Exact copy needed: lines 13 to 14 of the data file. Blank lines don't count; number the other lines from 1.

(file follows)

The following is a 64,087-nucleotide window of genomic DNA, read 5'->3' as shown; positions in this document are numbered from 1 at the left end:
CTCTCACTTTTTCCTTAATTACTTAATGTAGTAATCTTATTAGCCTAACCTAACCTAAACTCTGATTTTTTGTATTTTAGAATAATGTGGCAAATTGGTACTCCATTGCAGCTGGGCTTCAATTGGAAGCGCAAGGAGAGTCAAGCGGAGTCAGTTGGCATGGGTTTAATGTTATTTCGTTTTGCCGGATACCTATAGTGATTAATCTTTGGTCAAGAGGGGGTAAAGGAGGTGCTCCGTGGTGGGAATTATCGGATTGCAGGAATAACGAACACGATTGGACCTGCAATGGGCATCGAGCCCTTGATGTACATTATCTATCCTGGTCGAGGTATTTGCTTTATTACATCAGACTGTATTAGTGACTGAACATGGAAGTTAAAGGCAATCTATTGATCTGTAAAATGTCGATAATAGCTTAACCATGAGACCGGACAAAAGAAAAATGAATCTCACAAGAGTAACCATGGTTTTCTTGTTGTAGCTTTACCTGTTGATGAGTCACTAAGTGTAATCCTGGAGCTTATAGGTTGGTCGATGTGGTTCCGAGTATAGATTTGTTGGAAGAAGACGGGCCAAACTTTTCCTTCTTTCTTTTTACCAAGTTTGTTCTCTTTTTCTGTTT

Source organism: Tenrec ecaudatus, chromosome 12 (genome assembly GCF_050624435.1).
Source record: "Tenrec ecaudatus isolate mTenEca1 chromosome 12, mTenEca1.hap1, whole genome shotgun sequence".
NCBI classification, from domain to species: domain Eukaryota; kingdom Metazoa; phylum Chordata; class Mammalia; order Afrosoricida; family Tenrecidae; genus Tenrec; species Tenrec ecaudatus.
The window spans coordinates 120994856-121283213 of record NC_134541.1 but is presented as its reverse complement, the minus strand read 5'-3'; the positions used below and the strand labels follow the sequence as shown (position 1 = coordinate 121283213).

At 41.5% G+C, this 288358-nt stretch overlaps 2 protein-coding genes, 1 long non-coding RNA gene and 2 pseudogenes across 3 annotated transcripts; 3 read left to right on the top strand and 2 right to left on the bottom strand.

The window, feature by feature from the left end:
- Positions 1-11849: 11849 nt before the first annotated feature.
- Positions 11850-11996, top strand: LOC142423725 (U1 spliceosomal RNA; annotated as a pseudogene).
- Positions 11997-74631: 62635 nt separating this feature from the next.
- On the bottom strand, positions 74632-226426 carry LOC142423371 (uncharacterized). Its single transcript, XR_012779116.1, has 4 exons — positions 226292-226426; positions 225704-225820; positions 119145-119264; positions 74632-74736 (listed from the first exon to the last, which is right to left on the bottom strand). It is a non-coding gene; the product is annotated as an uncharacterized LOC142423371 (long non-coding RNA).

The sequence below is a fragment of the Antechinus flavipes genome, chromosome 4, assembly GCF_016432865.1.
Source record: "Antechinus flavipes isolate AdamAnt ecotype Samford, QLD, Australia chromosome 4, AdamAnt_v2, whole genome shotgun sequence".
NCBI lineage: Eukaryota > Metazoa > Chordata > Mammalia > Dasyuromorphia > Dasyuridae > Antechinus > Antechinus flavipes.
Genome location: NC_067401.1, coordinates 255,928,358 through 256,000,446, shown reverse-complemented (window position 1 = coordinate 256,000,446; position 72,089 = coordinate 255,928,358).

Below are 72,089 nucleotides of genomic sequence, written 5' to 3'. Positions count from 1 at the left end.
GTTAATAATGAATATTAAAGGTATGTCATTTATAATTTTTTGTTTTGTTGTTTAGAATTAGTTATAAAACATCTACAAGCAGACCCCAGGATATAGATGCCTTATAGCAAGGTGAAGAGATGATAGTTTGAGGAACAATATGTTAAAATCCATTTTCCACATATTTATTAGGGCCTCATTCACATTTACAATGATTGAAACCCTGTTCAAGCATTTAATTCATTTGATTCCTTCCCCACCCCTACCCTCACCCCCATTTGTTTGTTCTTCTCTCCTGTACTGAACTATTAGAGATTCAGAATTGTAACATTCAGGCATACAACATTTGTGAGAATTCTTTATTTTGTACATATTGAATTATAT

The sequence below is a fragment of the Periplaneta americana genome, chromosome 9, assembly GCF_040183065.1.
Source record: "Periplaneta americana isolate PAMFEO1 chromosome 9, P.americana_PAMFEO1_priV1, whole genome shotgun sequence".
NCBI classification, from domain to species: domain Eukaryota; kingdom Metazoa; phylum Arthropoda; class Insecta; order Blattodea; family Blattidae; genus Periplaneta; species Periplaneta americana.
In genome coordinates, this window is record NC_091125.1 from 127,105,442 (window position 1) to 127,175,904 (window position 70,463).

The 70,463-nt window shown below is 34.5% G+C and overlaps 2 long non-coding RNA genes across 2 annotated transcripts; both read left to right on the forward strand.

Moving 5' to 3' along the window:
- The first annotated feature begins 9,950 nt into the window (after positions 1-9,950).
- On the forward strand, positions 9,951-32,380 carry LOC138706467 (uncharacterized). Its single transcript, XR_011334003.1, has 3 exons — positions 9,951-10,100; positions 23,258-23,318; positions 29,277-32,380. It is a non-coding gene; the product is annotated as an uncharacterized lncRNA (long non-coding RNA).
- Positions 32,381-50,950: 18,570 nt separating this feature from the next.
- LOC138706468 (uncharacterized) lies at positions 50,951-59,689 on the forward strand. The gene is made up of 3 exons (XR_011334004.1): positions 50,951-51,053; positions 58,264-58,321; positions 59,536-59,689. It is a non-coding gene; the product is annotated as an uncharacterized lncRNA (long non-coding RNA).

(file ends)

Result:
The sequence below is a fragment of the Antechinus flavipes genome, chromosome 4, assembly GCF_016432865.1.
Source record: "Antechinus flavipes isolate AdamAnt ecotype Samford, QLD, Australia chromosome 4, AdamAnt_v2, whole genome shotgun sequence".